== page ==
Sedum
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HAKONENSE Makino, 1901

 

Synonyms :

Sedum habonense  Makino (s.a.)

Sedum rupifragum  Koidzumi (1938) / Sedum hakonense var. rupifragum  (Koidzumi) Ohwi (1965)

 

Distribution : China (Northern Guangdong), Japan (Southern Hondo, Honshu), in cool-temperate mountain forests, on rocks or tree trunks, 1600 - 1700 m.

 

 

 

Description (according to IHSP, 2003) :

 

Perennial herbs with rather stout basally much branched suberect stems, 6 - 8 cm tall.

 

Leaves alternate, narrowly oblanceolate, somewhat rounded, fleshy, 5 - 25 mm.

 

Inflorescences : Flowering branches erect to ascending, loosely tufted, decumbent at the base, 6 - 10 cm tall, inflorescences rather lax many-flowered cymes with 3 sometimes forked cincinni, bracts leaf-like, 4 - 10 mm.

 

FIowers 4- (rarely 5-) merous, sessile, sepals broadly sessile, unequal, triangular, obtuse, nodulate near the tip, 1-veined, 0,5 - 1 mm, petals ovate-lanceolate to semi-oblong, acute, shortly mucronate, yellow, 4 – 4,5 mm.

 

Cytology : 2n = 136 (as S. rupifragum)

 

Sedum rupifragum has 4- or 5-merous flowers. Ohwi (1965: 35) included it in S. hakonense as variety, while Ohba (2001: 27-28) recognized it as a separate species.

 

 

 

Ray Stephenson (Sedum, Cultivated Stonecrops, 1994, p 159 & p 169) :

 

In 1994, R. Stephenson considered Sedum hakonense and S.rupifragum as distinct species. His comment Nov. 2012 : “At the time I wrote the book I had one of each and they looked different. I still have no field experience of either nor am I likely to gain any. If Henk came to the conclusion they were different forms of the same species then I cannot argue. S. rupifragum was much hardier for me but if it is a widespread species then this isn't surprising.”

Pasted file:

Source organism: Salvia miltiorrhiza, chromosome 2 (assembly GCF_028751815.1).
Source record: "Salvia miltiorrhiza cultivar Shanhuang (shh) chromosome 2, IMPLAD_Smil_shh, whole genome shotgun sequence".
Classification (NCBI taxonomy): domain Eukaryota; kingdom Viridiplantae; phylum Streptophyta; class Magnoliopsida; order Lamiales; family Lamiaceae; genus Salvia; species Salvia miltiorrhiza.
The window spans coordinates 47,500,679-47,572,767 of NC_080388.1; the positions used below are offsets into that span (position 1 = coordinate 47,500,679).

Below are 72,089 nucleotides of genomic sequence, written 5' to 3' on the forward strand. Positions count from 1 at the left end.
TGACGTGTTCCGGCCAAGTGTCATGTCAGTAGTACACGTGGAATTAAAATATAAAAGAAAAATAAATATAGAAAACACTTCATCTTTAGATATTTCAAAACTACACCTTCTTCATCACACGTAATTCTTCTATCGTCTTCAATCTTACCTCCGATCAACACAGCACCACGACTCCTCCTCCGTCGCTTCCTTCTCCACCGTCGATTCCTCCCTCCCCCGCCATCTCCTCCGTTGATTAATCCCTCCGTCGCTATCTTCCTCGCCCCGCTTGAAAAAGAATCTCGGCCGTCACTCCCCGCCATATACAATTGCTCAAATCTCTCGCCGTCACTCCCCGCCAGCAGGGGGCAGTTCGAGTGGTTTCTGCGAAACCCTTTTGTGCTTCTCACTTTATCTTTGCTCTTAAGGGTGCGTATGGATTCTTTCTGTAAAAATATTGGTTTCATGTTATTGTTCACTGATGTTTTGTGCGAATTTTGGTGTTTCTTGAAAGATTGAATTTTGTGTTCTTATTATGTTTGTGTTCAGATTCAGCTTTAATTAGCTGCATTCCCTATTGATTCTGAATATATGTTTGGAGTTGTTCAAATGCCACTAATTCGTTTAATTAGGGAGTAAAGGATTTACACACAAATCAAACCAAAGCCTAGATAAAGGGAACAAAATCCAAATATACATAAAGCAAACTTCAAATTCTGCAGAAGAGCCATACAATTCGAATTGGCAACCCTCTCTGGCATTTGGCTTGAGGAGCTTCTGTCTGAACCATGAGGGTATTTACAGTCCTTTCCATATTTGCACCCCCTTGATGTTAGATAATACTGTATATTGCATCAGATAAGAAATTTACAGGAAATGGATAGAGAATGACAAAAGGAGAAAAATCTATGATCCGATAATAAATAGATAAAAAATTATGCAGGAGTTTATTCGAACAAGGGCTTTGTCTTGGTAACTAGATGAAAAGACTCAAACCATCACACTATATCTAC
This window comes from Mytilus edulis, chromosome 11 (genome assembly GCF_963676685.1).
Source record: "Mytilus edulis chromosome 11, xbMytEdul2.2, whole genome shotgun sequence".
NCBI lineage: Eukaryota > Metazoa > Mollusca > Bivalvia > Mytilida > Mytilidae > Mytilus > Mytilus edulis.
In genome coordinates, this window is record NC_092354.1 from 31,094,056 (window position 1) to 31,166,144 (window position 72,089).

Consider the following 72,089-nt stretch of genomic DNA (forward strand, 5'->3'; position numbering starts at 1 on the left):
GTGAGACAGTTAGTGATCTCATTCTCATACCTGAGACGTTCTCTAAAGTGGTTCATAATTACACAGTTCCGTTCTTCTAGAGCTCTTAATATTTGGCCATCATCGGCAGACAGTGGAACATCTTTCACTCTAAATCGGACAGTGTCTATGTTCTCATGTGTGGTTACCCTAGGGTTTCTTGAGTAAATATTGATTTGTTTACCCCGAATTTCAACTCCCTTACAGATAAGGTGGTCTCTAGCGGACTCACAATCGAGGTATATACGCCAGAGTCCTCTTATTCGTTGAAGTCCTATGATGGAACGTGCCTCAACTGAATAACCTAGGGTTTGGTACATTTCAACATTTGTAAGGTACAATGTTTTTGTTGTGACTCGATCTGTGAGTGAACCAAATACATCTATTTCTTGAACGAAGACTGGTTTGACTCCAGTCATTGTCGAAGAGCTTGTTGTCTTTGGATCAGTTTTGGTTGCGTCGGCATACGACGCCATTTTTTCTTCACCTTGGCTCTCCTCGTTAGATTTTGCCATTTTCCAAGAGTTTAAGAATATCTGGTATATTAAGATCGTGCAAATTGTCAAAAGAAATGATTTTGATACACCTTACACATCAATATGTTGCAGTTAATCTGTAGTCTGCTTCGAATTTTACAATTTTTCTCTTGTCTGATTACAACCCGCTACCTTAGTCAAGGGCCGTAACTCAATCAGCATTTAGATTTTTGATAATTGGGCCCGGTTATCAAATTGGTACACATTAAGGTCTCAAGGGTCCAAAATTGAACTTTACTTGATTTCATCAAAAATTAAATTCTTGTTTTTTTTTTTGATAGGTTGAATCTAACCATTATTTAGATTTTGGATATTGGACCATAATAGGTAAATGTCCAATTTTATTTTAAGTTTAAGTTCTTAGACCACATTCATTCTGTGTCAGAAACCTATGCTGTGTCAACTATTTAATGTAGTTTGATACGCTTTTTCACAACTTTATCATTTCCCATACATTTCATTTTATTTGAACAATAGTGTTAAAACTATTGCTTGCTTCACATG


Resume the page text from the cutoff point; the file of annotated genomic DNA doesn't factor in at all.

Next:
Sedum hakonense (p 159) :

 

Common name : Matsu-no-ha-mannengusa

 

Sedum hakonense is a fairly typical Japanese sedum resembling S. rupifragum and others. It is a creeping, then ascending plant, much branched from the base, with linear, loosely tufted, scattered leaves that are more succulent than those of S. lineare. Plants are usually no more than 5 cm (2 in) tall, but stems are often twice this length. Many 4-partite, pale yellow, sessile flowers of late summer are carried on a 3-branched cyme. The species is exceptionally rare in cultivation, even in Japan.

 

Habitat : This stonecrop is indigenous to mountains of southern Honshu, Japan.

 

Main points of distinction : Leaves are not particularly distinct, but 4-partite flowers are rare in this group. Tiny sepals are unequal and fairly deltoid. Turgid fruit are pronounced kyphocarpic.

 

Variation : Unable to comment.

 

Horticulture : Sedum hakonense is almost hardy. If you manage to acquire a piece to pro-pogate, give plenty of cuttings away so you can beg one back if you lose your plant.

 

Sedum rupifragum (p 169)


Common name : Ō-me-no-mannegusa

 

Usually an erect, tufted stonecrop, Sedum rupifragum grows to about 8 cm (3 in) high. Stems, particularly in winter, are topped with loose rosettes of bright, flat, quite narrow, elliptic, patent leaves. Leaves have a median groove on upper surfaces and are deflexed towards their tips. In summer, rosettes are less well-defined as stems elongate, and leaves are present on the upper two-thirds. Flowers in early summer are on 3-branched inflorescences.

 

Habitat : This species is native to mountains of southern Honshu.

 

Main points of distinction : Three features are the best means of identification: rosettes in winter are very distinct, the neat upright nature of short stems, and the shape of leaves. Small, unequal, deltoid sepals are neither free nor spurred. n = 68.

 

Variation : Due to the limited range of this species in the wild, little variation is expected.

 

Horticulture : The species is a very neat, slow to propagate, and almost always hardy in Mid Northumberland. It makes an excellent alpine plant for a shallow pan, but is equally beautiful in a rock garden, a raised bed, or a stone trough. It is one of the most refined species in the Far East group, but its diminutive nature necessitates that it be grown on an elevated site.



Photo Ray Stephenson



Photos Éric Barbier



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